Congress lacks enough leaders with business and healthcare experience, and we owe it to future generations to resolve the issues related to the financing and management of the US healthcare system. As a leader in healthcare for more than a decade, my mission is to make the system better. 

Making Health Care Smarter

Healthcare providers are the most important relationship in helping identify and manage risk – particularly in the current crisis – as well as coordinate care. Federal leaders need to support providers in this work.

The pandemic has created an opportunity for providers to rethink how they engage people, including through the more rapid expansion of telehealth services. Telehealth services allow for electronic communication between a person and their provider to get advice, gain care, receive reminders and address some healthcare needs. While telehealth was never intended to replace in-person care, it can provide an easy and efficient avenue for people to access medical advice quickly and safely, particularly in today’s environment.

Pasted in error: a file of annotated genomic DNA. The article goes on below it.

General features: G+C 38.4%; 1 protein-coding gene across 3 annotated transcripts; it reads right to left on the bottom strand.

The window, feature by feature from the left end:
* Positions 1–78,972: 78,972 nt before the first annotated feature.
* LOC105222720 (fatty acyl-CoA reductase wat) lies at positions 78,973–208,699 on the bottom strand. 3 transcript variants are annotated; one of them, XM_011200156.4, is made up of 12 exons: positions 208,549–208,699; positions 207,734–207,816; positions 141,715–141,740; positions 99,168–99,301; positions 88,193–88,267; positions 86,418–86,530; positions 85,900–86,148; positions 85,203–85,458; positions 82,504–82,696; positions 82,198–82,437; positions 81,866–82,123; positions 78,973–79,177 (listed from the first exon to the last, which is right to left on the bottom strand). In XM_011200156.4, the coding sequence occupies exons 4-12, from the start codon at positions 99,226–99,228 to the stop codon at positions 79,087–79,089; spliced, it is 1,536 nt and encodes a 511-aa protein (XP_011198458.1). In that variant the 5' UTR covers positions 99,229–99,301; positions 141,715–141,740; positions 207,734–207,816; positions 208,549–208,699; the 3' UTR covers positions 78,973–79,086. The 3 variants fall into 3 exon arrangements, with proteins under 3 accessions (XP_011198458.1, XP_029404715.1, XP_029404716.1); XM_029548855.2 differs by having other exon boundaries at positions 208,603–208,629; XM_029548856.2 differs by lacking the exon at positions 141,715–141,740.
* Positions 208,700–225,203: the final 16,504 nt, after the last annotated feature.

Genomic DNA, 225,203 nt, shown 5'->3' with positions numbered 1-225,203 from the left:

In August, President Trump released an Executive Order to advance and improve telehealth access for Medicare beneficiaries. We must ensure this step is made permanent and providers are reimbursed appropriately time spent on telehealth visits.

Furthermore, we need to pay attention to rising concerns regarding mental health and well-being in the United States. Care coordination techniques, including telehealth, can provide routine care for basic needs, but it cannot solve for more ingrained problems in a community, including behavioral and mental health issues. In a Kaiser Family Foundation poll conducted in mid-July, 53% of adults in the United States reported that their mental health has been negatively impacted due to worry and stress over the Coronavirus. This is compared to 32% reported in March. We know mental well-being is impacted by conditions in daily life where people live, learn, and work – these conditions are also called social determinants of health. Healthcare providers are important, but we must also consider the role that schools, churches, and other community organizations can play in identifying risk and helping people find resources to live a high quality and healthy life.